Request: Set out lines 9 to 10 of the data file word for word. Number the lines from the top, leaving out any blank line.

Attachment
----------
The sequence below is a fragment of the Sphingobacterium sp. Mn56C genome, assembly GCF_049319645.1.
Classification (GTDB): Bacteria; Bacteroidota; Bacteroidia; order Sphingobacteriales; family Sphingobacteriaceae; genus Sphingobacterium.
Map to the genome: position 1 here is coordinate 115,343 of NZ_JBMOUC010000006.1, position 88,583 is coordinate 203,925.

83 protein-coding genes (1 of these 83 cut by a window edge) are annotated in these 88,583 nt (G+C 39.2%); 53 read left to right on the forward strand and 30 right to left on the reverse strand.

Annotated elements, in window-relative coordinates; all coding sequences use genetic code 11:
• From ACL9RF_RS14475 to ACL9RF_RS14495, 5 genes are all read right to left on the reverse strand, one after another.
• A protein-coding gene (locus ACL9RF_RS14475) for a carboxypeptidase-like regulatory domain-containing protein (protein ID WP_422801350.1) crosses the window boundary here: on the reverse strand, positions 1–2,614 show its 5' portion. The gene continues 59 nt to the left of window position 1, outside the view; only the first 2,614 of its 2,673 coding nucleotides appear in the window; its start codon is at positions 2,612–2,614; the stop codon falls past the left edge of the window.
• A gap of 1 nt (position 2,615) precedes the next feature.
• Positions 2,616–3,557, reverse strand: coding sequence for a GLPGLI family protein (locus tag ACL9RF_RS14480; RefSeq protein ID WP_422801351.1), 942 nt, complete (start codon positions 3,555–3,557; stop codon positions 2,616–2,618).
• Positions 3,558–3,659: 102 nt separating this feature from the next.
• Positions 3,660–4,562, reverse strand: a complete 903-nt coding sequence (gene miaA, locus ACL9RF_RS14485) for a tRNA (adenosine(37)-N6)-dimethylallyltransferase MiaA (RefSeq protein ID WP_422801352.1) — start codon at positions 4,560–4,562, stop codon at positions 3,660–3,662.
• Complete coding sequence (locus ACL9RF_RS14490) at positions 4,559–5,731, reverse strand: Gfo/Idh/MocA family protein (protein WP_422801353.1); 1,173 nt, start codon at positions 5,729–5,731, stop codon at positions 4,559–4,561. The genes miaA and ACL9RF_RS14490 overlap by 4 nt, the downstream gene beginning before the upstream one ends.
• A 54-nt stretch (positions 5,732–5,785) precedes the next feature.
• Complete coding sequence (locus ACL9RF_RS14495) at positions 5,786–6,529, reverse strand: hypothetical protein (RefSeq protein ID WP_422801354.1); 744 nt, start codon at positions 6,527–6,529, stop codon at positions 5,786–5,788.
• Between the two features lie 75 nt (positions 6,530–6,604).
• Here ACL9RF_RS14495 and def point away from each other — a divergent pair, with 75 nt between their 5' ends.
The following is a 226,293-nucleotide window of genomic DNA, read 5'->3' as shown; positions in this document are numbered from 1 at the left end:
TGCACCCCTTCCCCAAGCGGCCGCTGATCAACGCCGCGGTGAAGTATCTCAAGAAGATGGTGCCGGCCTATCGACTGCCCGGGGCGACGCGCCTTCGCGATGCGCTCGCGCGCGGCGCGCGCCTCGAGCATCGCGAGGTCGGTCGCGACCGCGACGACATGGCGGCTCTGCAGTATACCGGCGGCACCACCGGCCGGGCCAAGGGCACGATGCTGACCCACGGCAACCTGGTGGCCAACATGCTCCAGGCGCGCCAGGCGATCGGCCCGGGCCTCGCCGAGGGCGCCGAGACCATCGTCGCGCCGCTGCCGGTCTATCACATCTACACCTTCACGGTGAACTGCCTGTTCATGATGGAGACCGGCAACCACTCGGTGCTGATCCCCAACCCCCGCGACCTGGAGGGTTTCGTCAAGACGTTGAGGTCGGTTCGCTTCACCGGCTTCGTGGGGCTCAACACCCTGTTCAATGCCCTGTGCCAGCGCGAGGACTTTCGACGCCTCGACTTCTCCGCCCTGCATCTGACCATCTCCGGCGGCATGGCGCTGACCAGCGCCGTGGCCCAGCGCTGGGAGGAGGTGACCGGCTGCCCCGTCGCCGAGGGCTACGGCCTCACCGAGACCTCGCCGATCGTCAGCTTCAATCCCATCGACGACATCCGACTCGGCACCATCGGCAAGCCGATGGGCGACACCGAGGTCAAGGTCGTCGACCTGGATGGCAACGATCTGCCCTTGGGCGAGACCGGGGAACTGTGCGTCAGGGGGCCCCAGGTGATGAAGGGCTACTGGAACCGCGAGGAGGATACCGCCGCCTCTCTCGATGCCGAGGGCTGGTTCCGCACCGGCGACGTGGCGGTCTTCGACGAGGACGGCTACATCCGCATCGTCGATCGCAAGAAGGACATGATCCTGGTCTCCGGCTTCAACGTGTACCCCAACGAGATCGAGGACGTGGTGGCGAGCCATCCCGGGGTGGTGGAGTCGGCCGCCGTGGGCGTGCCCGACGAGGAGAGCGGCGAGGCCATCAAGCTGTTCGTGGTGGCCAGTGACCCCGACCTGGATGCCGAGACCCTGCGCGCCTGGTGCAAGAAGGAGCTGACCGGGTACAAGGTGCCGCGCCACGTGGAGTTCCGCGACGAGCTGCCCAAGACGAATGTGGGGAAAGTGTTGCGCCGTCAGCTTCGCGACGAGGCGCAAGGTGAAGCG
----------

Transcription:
• Positions 2,616–3,557, reverse strand: coding sequence for a GLPGLI family protein (locus tag ACL9RF_RS14480; RefSeq protein ID WP_422801351.1), 942 nt, complete (start codon positions 3,555–3,557; stop codon positions 2,616–2,618).
• Positions 3,558–3,659: 102 nt separating this feature from the next.